“Hajj is the jihad for the old, the weak and the women.” (This is reported by Nasa’i with a reliable chain of narrators)
‘Aishah reports that she once said:
“O Prophet of Allah! Jihad (striving or fighting in the cause of Allah) is the best deed. Should we (women) then, not actively participate in it?” The Prophet (peace be upon him) replied: “The best jihad for you is Hajj Mabrur.” (Bukhari and Muslim)
In another report ‘Aishah says:
“I once asked the Prophet (peace be upon him): ‘O Prophet of Allah! Should not we (women) strive and actively participate in the Islamic war with you?’ The Prophet (peace be upon him) replied: ‘The best and the most beautiful striving for you in the cause of Allah is Hajj Mabrur.’ ” (Bukhari and Muslim)
‘Aishah commented: “After hearing this from the Prophet (peace be upon him) I shall never cease performing Hajj.”
Hajj Wipes Off Past Sins:
Abu Hurairah reported that the Prophet (peace be upon him) said:
“He who performs Hajj for Allah’s pleasure and avoids all lewdness and sins will return after Hajj free from all sins as he was the day his mother gave birth to him.” (Bukhari and Muslim)
‘Amr ibn al-‘As says:
“When Allah guided me to Islam, I went to the Prophet (peace be upon him) and said to him: ‘O Prophet of Allah! Stretch out your hand so that I may pledge my allegiance to you.’ The Prophet (peace be upon him) stretched out his hand to me, but I withdrew my hand. The Prophet (peace be upon him) asked: ‘O ‘Amr! what is the matter with you?’ I said: ‘I would like to stipulate a condition! ‘The Prophet (peace be upon him) asked: ‘What is it?’ I said: ‘That all my past sins be forgiven!’ The Prophet (peace be upon him) said: ‘O ‘Amr! Do you not know that Islam wipes off all past sins, and hijrah (leaving one’s home and hearth for Allah’s cause) wipes off all sins, and (similarly) Hajj wipes off all past sins!”’ (Muslim)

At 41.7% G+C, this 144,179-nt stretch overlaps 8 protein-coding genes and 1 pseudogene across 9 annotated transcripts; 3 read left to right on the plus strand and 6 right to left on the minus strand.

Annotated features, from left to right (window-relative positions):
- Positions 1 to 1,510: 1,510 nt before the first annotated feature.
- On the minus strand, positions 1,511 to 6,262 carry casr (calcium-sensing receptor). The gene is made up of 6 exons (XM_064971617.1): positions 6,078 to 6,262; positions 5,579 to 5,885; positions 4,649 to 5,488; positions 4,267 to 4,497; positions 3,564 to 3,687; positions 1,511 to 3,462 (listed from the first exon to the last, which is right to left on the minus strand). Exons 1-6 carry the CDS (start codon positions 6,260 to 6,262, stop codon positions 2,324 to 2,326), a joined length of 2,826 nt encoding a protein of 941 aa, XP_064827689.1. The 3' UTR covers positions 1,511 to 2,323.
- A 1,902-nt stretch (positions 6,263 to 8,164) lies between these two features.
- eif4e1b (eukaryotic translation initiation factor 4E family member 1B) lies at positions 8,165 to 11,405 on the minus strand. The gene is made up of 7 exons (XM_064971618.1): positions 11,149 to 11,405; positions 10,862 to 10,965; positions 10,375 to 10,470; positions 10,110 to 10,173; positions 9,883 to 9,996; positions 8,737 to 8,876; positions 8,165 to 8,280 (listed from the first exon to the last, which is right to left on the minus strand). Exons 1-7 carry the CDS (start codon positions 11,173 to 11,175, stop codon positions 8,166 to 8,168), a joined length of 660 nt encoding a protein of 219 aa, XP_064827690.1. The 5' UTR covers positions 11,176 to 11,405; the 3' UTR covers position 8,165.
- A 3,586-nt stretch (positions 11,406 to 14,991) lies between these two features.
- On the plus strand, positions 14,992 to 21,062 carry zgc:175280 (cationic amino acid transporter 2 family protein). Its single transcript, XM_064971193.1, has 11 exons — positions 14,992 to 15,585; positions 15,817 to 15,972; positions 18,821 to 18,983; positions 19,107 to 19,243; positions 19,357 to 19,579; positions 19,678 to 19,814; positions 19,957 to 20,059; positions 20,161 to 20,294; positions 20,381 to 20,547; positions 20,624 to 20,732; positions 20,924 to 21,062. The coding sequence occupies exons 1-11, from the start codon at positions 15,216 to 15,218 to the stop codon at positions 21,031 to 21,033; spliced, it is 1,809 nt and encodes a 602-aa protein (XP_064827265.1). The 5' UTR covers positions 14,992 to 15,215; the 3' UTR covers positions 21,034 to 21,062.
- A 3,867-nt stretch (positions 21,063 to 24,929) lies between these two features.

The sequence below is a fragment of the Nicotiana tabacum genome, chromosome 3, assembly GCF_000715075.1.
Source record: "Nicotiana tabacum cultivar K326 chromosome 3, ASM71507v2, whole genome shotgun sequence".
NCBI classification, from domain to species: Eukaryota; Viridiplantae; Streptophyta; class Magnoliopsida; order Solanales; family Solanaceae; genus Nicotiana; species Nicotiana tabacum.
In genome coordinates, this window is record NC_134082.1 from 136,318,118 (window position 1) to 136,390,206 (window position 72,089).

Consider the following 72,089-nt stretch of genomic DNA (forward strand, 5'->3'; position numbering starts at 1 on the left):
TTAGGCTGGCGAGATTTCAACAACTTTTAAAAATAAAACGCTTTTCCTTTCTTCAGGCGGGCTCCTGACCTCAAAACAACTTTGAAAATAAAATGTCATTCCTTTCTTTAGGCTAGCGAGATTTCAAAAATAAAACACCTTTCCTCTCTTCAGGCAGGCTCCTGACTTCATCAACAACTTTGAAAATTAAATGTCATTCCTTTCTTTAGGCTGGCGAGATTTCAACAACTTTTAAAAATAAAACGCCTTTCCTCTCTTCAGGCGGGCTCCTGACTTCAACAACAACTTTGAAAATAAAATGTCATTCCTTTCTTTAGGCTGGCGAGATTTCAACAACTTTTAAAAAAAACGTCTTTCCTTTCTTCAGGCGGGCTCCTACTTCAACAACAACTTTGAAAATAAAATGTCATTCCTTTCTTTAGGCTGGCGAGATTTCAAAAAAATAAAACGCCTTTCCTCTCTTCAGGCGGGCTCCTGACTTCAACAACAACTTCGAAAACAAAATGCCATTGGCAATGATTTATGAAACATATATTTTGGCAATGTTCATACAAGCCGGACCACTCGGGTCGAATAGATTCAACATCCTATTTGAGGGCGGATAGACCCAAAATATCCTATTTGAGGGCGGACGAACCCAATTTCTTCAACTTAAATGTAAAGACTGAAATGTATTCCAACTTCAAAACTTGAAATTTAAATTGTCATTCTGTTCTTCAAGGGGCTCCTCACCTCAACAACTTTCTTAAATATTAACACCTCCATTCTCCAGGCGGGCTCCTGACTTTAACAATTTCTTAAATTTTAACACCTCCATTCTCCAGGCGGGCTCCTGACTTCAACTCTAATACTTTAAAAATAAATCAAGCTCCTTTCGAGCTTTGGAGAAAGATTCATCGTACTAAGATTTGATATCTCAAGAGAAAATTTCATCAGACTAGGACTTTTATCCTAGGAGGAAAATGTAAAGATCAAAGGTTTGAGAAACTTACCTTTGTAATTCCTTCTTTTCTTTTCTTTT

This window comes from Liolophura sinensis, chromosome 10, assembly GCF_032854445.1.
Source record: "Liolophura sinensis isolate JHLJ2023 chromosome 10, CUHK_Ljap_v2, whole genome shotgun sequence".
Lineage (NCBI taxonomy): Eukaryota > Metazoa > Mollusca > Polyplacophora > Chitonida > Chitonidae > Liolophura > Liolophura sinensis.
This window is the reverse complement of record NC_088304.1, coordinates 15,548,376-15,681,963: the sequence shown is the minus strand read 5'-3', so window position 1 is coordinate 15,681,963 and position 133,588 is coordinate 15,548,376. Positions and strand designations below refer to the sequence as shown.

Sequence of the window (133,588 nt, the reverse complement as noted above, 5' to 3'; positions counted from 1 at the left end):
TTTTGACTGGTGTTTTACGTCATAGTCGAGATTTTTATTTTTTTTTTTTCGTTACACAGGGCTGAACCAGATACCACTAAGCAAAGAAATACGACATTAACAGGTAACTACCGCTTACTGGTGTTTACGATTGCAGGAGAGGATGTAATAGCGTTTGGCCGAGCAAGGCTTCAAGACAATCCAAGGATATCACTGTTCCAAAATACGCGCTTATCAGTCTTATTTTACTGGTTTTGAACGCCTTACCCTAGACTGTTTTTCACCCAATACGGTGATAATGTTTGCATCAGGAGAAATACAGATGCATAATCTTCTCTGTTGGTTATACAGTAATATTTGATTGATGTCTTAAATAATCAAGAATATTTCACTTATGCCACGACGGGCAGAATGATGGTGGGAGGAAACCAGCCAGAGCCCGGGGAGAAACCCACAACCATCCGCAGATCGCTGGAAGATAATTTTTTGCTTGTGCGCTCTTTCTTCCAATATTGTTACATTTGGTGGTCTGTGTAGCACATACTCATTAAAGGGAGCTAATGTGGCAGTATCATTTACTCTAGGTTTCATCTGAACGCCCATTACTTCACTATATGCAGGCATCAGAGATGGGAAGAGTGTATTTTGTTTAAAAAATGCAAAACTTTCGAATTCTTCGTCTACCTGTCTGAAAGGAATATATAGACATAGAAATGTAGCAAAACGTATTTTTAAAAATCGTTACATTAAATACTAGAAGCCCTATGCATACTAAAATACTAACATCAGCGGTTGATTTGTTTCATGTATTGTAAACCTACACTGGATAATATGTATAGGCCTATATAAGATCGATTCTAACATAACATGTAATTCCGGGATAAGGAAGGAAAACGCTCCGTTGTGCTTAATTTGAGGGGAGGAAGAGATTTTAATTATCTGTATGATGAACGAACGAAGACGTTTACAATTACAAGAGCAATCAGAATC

Abdullah ibn Mas’ud narrated that the Prophet (peace be upon him) said:
“Alternate between Hajj and ‘Umrah (regularly), for these two remove poverty and sins just as the blacksmith’s bellows removes all impurities from metals like iron, gold and silver. The reward for Hajj Mabrur is nothing short of Paradise.” (Nasa’i and Tirmidhi, who regards it a sound hadith)
Pilgrims are Allah’s Guests:
Abu Hurairah reported that the Prophet (peace be upon him) said:
“Pilgrims and those performing ‘Umrah are Allah’s guests; their prayers are answered and their supplications for forgiveness are granted.”
This is reported by Nasa’i, Ibn Majah, Ibn Khuzaimah and Ibn Hibban in their collections of Sahih hadith. In the last two we read:
“And Allah’s guests are three: A pilgrim performing Hajj, one performing ‘Umrah, and a person who fights in the cause of Allah.”